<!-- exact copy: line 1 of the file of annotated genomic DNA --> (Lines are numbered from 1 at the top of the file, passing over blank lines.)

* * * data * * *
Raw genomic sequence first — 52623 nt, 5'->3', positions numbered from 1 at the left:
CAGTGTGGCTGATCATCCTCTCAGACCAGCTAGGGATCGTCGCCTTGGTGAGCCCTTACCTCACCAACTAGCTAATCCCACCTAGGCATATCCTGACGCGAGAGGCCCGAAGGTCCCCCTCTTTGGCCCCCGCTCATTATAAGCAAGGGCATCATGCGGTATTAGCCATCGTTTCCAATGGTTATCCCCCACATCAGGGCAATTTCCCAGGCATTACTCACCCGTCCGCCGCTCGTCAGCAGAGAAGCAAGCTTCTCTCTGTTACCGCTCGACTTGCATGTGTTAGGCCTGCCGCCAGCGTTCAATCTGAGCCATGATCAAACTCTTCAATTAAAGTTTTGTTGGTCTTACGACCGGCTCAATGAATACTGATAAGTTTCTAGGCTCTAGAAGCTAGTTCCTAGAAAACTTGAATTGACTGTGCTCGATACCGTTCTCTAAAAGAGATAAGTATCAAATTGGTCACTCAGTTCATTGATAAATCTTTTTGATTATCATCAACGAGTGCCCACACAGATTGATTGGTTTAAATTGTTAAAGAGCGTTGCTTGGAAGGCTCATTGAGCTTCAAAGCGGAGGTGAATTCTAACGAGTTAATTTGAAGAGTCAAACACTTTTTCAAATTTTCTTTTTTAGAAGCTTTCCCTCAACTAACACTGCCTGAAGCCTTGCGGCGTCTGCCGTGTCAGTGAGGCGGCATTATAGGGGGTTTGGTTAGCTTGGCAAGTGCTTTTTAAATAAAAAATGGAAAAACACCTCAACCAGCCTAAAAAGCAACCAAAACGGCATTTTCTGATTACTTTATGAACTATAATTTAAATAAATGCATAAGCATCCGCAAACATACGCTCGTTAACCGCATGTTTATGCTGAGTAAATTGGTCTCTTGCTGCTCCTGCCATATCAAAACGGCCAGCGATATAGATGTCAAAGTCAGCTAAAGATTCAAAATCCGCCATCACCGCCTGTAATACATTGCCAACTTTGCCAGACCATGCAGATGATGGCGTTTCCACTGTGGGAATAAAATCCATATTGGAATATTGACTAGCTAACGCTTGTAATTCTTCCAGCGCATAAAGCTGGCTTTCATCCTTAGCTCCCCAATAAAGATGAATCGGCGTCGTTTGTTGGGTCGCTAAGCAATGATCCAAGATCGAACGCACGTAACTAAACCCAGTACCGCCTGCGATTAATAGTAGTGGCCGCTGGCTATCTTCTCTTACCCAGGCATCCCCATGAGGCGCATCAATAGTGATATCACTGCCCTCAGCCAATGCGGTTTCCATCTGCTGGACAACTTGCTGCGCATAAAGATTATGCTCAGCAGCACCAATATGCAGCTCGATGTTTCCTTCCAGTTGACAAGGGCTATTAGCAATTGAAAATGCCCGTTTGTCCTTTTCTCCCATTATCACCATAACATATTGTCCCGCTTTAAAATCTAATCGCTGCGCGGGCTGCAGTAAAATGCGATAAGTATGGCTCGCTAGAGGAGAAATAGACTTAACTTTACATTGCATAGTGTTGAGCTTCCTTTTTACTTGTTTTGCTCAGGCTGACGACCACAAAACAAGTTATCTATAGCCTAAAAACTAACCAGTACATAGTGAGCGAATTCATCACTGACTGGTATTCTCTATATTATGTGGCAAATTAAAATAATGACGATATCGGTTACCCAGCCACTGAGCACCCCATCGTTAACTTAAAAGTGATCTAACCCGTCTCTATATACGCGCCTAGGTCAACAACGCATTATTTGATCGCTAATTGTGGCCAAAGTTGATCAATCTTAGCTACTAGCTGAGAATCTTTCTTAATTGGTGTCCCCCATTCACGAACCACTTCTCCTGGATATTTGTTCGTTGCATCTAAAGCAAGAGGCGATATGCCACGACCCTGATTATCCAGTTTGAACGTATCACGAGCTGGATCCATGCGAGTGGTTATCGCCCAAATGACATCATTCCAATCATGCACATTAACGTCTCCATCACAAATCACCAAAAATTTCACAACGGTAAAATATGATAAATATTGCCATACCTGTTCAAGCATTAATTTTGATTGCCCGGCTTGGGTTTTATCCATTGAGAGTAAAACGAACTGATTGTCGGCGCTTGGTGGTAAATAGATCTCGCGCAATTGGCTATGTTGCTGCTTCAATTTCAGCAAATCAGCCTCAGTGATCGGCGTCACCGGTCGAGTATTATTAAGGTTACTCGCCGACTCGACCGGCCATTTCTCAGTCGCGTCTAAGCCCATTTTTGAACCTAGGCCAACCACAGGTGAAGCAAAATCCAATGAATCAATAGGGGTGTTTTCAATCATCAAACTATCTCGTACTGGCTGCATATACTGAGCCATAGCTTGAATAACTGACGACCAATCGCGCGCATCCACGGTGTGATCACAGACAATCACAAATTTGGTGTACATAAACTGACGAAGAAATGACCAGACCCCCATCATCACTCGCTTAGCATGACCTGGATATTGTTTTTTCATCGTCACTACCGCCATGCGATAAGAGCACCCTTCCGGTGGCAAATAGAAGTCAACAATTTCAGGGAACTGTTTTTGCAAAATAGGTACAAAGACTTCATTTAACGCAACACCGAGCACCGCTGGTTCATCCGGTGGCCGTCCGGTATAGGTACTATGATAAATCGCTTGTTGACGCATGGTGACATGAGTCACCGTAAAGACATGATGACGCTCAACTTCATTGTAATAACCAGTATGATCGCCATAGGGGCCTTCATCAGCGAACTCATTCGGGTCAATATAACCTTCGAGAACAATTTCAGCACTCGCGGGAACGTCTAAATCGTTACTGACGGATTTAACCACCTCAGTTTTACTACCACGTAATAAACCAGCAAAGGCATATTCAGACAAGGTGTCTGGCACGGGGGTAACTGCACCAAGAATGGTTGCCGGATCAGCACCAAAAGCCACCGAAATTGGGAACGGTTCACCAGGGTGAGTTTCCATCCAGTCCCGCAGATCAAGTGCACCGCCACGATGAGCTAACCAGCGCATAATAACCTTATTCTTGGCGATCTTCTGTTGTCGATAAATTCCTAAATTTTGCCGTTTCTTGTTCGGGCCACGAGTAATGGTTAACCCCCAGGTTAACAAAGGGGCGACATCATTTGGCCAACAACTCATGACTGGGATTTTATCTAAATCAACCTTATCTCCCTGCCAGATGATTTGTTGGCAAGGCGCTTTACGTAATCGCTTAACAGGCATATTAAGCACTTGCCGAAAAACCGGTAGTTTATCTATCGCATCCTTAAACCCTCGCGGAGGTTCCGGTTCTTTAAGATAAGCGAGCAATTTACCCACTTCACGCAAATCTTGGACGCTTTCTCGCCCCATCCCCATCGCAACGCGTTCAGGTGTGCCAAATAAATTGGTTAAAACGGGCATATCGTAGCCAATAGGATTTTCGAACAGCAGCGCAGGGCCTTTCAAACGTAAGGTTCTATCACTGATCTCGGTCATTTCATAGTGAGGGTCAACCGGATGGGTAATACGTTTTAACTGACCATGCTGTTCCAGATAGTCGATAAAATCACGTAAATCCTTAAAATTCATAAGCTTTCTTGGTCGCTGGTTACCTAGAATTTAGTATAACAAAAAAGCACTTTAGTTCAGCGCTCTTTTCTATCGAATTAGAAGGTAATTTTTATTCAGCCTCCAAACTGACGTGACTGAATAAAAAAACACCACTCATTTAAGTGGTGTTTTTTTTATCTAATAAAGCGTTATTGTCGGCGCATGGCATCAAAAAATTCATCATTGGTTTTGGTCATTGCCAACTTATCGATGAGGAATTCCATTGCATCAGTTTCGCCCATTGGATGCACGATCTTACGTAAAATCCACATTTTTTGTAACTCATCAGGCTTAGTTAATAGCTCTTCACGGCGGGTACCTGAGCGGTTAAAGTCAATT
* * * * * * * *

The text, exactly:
Raw genomic sequence first — 52623 nt, 5'->3', positions numbered from 1 at the left: